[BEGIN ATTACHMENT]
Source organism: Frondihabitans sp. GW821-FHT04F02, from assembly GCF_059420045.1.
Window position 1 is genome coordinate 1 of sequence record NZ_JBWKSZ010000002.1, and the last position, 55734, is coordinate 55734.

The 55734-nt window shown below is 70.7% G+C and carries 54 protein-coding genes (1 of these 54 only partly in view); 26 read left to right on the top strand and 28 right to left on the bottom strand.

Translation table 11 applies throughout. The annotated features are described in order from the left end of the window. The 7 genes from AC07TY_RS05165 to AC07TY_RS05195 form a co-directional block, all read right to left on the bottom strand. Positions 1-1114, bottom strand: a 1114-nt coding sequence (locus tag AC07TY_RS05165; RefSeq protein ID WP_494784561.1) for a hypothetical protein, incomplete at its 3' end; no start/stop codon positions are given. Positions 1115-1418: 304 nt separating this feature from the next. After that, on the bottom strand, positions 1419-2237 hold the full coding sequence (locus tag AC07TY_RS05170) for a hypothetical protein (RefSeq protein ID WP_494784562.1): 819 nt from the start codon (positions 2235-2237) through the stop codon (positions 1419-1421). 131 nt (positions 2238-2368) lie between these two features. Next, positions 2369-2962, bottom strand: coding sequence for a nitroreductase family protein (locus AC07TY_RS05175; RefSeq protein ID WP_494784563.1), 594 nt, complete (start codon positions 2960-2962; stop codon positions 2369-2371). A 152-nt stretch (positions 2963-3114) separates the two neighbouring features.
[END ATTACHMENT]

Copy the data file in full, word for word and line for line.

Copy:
Source organism: Frondihabitans sp. GW821-FHT04F02, from assembly GCF_059420045.1.
Window position 1 is genome coordinate 1 of sequence record NZ_JBWKSZ010000002.1, and the last position, 55734, is coordinate 55734.

The 55734-nt window shown below is 70.7% G+C and carries 54 protein-coding genes (1 of these 54 only partly in view); 26 read left to right on the top strand and 28 right to left on the bottom strand.

Translation table 11 applies throughout. The annotated features are described in order from the left end of the window. The 7 genes from AC07TY_RS05165 to AC07TY_RS05195 form a co-directional block, all read right to left on the bottom strand. Positions 1-1114, bottom strand: a 1114-nt coding sequence (locus tag AC07TY_RS05165; RefSeq protein ID WP_494784561.1) for a hypothetical protein, incomplete at its 3' end; no start/stop codon positions are given. Positions 1115-1418: 304 nt separating this feature from the next. After that, on the bottom strand, positions 1419-2237 hold the full coding sequence (locus tag AC07TY_RS05170) for a hypothetical protein (RefSeq protein ID WP_494784562.1): 819 nt from the start codon (positions 2235-2237) through the stop codon (positions 1419-1421). 131 nt (positions 2238-2368) lie between these two features. Next, positions 2369-2962, bottom strand: coding sequence for a nitroreductase family protein (locus AC07TY_RS05175; RefSeq protein ID WP_494784563.1), 594 nt, complete (start codon positions 2960-2962; stop codon positions 2369-2371). A 152-nt stretch (positions 2963-3114) separates the two neighbouring features.